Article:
NBCU contributed to Q2 growth at Comcast


Comcast exceeded Wall Street expectations for Q2, reporting earnings of 42 cents per share (excluding special items) and beating the analysts’ consensus by a penny. Cable had a good quarter, but the biggest percentage growth came at NBCUniversal.

NBCU revenues were up 17.1% overall to $5.18 billion and operating cash flow rose 5.2% to slightly over $1 billion.

Broadcast television was a strong performer, although company officials were still careful to note that the turnaround of the NBC Network will not be accomplished quickly. TV revenues were up 18.5% to $1.7 billion, which was attributed to higher ad revenues due to improved pricing and ratings at the network, along with higher content licensing revenue. Operating cash flow for TV rose 8.8% to $190 million.

For NBCU’s cable networks, revenues gained 12.6% to $2.17 billion, including a 10.3 increase in ad revenue. The cable nets produce a lot more cash flow than TV, but operating cash flow gained only 1.1% in Q2 to $846 million.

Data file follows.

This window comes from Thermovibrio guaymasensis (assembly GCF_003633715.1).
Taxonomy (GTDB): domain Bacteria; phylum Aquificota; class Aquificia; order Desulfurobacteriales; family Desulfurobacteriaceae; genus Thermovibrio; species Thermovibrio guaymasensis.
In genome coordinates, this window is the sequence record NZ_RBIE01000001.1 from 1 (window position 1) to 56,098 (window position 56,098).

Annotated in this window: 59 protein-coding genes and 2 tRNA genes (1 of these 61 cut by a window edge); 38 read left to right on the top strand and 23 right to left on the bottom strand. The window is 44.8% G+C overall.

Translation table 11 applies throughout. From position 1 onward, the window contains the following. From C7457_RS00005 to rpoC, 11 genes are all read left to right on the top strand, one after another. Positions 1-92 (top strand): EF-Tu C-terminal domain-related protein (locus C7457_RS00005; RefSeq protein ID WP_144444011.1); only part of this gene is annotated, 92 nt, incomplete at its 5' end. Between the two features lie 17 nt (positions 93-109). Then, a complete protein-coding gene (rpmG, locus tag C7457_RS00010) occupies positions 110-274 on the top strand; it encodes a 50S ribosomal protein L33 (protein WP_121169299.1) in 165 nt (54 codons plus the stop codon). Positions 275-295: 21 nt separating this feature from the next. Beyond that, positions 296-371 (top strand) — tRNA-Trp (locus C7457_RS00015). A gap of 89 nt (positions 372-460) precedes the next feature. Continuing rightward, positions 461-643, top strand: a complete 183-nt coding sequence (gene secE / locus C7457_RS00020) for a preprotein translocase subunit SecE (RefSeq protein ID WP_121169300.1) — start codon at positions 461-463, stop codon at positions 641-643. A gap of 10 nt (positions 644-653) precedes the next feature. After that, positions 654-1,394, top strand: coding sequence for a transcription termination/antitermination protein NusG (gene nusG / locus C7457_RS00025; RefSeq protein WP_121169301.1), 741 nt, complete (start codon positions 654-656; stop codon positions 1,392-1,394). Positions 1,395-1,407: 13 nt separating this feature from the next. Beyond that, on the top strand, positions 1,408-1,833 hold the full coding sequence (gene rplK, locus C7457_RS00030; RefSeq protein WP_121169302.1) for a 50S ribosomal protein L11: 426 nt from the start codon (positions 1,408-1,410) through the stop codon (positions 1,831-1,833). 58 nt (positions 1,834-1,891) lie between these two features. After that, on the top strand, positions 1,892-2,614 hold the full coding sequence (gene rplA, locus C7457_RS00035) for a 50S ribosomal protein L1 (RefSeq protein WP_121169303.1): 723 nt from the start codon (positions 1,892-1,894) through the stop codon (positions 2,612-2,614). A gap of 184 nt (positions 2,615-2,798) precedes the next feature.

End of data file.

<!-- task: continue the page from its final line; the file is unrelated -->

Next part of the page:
The much smaller movie and theme park units at NBCU also had an up quarter.

For Comcast in total, revenues were up 9.4% on a pro forma basis (adjusting for the acquisition of NBCU) to $14.33 billion and operating cash flow (pro forma) increased 6.7% to $4.8 billion.

“We’re off to a great start,” NBCU CEO Steve Burke told analysts as he looked back on what’s now just over six months of running the company since Comcast acquired majority ownership. He noted that the TV business outlook is “much rosier” that when the deal took place. Burke said NBC is investing in new programming – pointing to the success of “The Voice” as an example – but cautioned that it will take time to rebuild the network lineup. On the local level, he said the O&O TV stations have been hiring reporters and producers to boost their local news products.

RBR-TVBR observation: Was it masterful timing or just good luck? Either way, it looks like Comcast got in at the bottom for television and has nowhere to go but up. Not to mention that the cable networks – which was what it was really after – are doing really well as well.